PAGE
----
The post-pandemic world is seeing a drastic departure from traditional work models. One of which is hybrid work - a.k.a the flexibility to choose between working at the office or at home.
According to the Securing the New Hybrid Workplace study, Entrust said most companies are transitioning to a “long-term hybrid workplace approach”(1). Results show that 85% of leaders and 87% of employees report that their company is currently working under a hybrid model or is fully remote and considering a hybrid work model.
There’s a new world of work ahead of us. One of which bestows us great flexibility and autonomy. But of course, there will also be obstacles that employers and employees will need to navigate together. So, let’s dive into how we can embrace this hybrid dynamic so that everyone can thrive both in the office and at home.
The Ultimate Guide to Hybrid Work
The adoption of hybrid work arrangements has encouraged companies to reevaluate their organizational systems. At the same time, employees are learning to adapt to this post-pandemic landscape of work. Here, we’ll bring forth some methods to help people embrace this fresh dynamic on both an individual and organizational level.
1) Redefine productivity
Events in recent years have catalyzed rapid transformation in the way we work. Employees, managers, and even societal expectations have changed. This means what defines productivity has changed too.
Gone are the days where we reduce productivity to the number of hours clocked in or the amount of emails sent. Productivity today should be inclusive of wellbeing, collaboration, and learning. New-age productivity is not just about what we’re doing for work. It’s also about how, when, where and why we’re working. Redefining productivity starts with a plan to help employees adapt to this new meaning. Ask questions like,
How are people doing?
What tools do they need?
Who will be able to work remotely?
Who might have to come in? And how often?
Analyze the answers to these questions and formulate a protocol that will empower people to adopt these new changes.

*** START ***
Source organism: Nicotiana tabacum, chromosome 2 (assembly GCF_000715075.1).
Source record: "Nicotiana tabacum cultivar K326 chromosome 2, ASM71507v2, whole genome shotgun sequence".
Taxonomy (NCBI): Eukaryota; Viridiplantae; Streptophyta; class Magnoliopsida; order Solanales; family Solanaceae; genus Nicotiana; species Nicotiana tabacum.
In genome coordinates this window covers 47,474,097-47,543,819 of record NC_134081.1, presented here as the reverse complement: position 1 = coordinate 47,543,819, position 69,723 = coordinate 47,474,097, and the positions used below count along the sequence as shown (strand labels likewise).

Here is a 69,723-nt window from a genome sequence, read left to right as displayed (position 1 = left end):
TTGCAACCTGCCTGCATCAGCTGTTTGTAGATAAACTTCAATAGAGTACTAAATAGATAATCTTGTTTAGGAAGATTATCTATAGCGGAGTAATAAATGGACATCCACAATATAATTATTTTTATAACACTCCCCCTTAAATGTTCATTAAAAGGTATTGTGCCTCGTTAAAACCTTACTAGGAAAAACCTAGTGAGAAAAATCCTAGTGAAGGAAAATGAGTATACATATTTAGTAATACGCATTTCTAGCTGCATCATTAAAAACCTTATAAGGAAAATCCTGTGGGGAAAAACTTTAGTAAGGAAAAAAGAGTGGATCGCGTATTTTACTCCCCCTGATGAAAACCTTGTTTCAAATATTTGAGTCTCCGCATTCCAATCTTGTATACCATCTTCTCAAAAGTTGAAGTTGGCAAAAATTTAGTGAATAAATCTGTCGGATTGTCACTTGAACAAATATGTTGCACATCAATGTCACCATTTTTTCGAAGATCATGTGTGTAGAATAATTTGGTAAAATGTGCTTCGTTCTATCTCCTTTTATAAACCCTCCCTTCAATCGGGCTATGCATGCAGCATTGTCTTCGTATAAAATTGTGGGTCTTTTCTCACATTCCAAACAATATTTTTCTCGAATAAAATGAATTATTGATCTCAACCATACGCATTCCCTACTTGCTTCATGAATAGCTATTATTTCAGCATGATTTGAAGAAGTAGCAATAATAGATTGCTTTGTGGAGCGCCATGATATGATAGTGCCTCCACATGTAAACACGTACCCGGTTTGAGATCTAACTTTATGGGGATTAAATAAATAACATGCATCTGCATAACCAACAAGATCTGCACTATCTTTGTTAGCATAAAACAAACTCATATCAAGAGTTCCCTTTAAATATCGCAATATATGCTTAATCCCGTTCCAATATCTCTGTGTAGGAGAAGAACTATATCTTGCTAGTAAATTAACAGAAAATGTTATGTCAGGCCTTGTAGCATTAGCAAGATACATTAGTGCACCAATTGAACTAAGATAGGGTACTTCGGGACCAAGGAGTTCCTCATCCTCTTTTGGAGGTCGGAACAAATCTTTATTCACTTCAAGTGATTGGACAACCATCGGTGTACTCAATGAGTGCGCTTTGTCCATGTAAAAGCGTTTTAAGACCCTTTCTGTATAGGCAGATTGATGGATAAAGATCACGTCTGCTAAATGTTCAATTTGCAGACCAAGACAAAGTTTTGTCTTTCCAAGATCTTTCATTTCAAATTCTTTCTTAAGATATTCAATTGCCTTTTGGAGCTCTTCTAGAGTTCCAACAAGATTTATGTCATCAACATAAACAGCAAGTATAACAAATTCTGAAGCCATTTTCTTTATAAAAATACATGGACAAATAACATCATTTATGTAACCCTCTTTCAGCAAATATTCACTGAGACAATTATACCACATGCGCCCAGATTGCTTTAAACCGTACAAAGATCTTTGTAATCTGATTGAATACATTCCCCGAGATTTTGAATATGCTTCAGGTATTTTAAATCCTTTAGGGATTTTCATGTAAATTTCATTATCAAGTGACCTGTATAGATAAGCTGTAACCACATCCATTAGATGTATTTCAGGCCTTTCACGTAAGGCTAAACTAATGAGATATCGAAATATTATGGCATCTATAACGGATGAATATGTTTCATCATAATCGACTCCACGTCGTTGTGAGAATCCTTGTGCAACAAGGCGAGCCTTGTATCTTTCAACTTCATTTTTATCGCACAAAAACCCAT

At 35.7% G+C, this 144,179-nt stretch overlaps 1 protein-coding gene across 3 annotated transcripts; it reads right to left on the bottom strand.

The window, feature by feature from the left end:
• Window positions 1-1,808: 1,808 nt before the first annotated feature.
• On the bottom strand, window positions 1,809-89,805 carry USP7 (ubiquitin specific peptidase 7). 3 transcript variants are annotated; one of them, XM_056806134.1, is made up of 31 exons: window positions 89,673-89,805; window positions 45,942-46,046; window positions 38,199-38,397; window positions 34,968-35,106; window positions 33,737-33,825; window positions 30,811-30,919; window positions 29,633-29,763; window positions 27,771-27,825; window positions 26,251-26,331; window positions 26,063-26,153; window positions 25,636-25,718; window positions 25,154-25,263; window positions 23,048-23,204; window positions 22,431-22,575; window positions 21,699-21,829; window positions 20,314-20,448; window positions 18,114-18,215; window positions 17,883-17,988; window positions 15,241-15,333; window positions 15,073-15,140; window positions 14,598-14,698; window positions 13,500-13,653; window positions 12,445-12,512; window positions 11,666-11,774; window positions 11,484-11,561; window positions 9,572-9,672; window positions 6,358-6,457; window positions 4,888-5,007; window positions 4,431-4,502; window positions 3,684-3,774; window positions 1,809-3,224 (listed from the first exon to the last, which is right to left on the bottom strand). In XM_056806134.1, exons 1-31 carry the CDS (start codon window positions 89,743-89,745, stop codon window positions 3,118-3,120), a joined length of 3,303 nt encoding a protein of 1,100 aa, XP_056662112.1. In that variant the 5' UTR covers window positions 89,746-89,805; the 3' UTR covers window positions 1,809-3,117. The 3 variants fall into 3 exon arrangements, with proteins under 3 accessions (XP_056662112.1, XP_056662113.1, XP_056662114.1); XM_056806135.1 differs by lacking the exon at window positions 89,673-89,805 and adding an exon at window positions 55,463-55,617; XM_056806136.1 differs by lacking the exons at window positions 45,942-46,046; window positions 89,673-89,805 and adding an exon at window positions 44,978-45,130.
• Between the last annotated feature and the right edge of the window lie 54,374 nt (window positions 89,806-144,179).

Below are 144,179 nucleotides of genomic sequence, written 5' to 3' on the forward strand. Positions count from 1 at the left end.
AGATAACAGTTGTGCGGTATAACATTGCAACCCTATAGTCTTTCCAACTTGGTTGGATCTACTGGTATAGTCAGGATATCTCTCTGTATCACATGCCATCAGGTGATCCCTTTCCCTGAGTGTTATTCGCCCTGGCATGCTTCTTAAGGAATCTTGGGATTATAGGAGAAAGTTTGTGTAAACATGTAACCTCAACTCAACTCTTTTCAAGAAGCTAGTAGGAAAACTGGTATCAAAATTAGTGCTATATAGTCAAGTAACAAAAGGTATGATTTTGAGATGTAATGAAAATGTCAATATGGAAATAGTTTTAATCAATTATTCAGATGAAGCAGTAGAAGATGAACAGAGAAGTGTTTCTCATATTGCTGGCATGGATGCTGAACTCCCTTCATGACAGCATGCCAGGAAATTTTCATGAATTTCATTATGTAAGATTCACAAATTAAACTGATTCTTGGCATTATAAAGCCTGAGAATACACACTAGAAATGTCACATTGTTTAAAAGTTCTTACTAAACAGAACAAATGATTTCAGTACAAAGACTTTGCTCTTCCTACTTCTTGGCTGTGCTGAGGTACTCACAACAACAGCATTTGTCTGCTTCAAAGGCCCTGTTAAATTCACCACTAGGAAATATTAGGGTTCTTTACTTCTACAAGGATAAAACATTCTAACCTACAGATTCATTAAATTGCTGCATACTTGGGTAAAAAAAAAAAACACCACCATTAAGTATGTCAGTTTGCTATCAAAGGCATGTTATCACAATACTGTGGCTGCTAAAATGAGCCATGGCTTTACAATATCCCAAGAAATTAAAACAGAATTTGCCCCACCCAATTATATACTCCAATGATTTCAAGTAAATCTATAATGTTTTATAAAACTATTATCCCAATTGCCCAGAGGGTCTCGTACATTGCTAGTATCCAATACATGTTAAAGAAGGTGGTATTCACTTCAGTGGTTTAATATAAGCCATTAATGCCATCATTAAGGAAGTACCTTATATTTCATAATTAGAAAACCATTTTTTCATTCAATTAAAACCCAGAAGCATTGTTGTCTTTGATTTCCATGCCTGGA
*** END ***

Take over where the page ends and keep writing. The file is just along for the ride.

2) Equip tools for performance
While hybrid work has a lot of the same needs as remote work, an added layer of complexity is present because your workforce is now both at home and on-site. Hence, we need to ensure that our employees have the tools they need to equally contribute from wherever they happen to be.
One example is designing hybrid-ready meeting rooms. Prepare an AV setup and software for your meeting room to ensure those attending online are equally considered as much as those attending in person.
3) Combat digital exhaustion
In a 2021 global survey by Microsoft, 1 in 5 respondents say their employer doesn’t care about their work-life balance (2). 54% feel overworked and 39% feel exhausted. More so, trillions of Microsoft 365’s productivity signals point to the precise digital exhaustion workers are facing.
Clearly, addressing digital exhaustion caused by two years of remote work must be a priority for organizations today. This includes monitoring employees’ workloads, embracing a balance of synchronous and asynchronous collaboration, and creating a culture where breaks are respected.
4) Reestablish social connections
The era of hybrid work also means fewer chances for hallway conversations, small talk over coffee, and spontaneous idea-sharing. This makes it tough to feel connected to our immediate team, much less build meaningful connections across the company.
Therefore, organizations must approach network-building from a proactive stance. This means encouraging managers to prioritize building social capital at work, and cultivate a culture where social support thrives. Companies can begin by ensuring that no matter where employees work, they’re being included in conversations, and that everyone’s diverse needs and work styles are being supported.
The hybrid work model is likely here to stay. Although these ever changing work trends may seem daunting, they actually harness the opportunity for teams to reform traditional workplace norms. This is a chance to not only lead to greater work satisfaction for employees but also spearhead better business outcomes. At the end of the day, regardless of whether we’re working from home or at the office, it’s all about leading teams from the standpoint of cultivating a sustainable and healthy workplace.
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